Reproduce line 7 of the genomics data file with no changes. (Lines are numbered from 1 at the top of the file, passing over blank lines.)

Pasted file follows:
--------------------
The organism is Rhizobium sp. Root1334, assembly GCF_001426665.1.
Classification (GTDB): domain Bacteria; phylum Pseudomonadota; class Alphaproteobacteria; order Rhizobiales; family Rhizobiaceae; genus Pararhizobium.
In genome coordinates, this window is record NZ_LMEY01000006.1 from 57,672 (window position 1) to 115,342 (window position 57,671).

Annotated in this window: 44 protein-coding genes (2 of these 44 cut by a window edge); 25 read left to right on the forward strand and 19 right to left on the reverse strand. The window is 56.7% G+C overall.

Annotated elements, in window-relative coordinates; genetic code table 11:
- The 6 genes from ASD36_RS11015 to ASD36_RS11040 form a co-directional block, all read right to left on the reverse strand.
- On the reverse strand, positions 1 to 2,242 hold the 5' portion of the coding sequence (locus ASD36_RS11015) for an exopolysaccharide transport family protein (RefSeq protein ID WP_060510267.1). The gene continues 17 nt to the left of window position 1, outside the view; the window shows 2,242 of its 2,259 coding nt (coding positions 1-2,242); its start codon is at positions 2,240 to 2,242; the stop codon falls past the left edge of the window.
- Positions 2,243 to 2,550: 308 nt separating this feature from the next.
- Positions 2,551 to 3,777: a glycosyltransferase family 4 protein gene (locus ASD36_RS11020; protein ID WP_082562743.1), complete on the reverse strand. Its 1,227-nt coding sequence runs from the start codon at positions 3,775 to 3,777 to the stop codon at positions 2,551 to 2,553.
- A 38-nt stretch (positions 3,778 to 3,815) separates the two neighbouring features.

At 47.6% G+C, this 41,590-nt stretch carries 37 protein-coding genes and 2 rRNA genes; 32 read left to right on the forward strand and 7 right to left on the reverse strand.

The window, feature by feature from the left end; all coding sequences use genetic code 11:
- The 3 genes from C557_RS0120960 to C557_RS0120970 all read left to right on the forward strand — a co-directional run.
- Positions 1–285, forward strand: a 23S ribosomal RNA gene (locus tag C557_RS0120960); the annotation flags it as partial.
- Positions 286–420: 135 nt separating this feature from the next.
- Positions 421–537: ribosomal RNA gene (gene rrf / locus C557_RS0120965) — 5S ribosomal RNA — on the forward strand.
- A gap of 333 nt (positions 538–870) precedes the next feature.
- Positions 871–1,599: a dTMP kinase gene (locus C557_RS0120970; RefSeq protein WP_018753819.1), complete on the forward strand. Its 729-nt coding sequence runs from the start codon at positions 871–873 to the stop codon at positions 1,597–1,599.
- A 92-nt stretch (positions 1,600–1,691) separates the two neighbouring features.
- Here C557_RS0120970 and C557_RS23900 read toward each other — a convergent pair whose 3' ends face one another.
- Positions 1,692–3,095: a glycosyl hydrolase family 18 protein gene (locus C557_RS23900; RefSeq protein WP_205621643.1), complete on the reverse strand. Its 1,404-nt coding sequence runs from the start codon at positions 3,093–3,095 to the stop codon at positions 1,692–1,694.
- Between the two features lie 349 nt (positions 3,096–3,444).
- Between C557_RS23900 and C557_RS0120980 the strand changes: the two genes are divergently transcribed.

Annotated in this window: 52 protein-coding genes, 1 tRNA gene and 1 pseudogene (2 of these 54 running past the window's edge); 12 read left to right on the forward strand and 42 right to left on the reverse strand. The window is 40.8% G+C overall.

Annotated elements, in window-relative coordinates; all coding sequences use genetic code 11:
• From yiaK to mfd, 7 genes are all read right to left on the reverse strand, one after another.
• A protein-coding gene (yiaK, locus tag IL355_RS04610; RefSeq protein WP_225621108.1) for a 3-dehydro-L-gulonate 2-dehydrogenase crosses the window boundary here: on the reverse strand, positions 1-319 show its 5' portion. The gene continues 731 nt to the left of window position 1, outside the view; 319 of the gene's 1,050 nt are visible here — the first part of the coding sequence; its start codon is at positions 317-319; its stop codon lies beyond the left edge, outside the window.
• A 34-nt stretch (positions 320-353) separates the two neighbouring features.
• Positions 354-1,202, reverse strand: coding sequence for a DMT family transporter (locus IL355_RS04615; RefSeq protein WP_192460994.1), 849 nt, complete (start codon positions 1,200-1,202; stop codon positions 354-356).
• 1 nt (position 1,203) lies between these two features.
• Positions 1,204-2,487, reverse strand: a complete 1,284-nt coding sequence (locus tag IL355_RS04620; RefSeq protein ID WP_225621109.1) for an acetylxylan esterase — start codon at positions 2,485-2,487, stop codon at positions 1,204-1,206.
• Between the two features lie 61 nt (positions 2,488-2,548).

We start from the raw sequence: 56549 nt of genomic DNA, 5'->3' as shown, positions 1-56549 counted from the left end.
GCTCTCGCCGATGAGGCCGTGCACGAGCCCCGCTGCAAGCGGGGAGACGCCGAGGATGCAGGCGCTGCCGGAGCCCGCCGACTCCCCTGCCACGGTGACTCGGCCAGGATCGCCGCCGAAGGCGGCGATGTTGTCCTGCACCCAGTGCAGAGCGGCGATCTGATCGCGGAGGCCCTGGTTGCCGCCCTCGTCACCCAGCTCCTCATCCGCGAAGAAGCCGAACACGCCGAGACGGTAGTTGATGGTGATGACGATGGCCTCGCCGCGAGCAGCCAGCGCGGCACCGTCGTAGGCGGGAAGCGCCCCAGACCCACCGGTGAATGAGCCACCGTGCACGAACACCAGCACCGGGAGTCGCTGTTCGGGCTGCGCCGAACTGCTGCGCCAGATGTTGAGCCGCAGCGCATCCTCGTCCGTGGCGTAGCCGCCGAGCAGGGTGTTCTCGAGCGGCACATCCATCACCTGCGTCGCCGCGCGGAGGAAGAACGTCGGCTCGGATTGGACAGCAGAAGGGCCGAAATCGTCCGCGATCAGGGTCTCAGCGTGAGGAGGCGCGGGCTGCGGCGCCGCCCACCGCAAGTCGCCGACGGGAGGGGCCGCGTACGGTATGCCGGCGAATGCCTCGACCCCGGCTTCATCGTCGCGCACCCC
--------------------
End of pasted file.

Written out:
- On the reverse strand, positions 1 to 2,242 hold the 5' portion of the coding sequence (locus ASD36_RS11015) for an exopolysaccharide transport family protein (RefSeq protein ID WP_060510267.1). The gene continues 17 nt to the left of window position 1, outside the view; the window shows 2,242 of its 2,259 coding nt (coding positions 1-2,242); its start codon is at positions 2,240 to 2,242; the stop codon falls past the left edge of the window.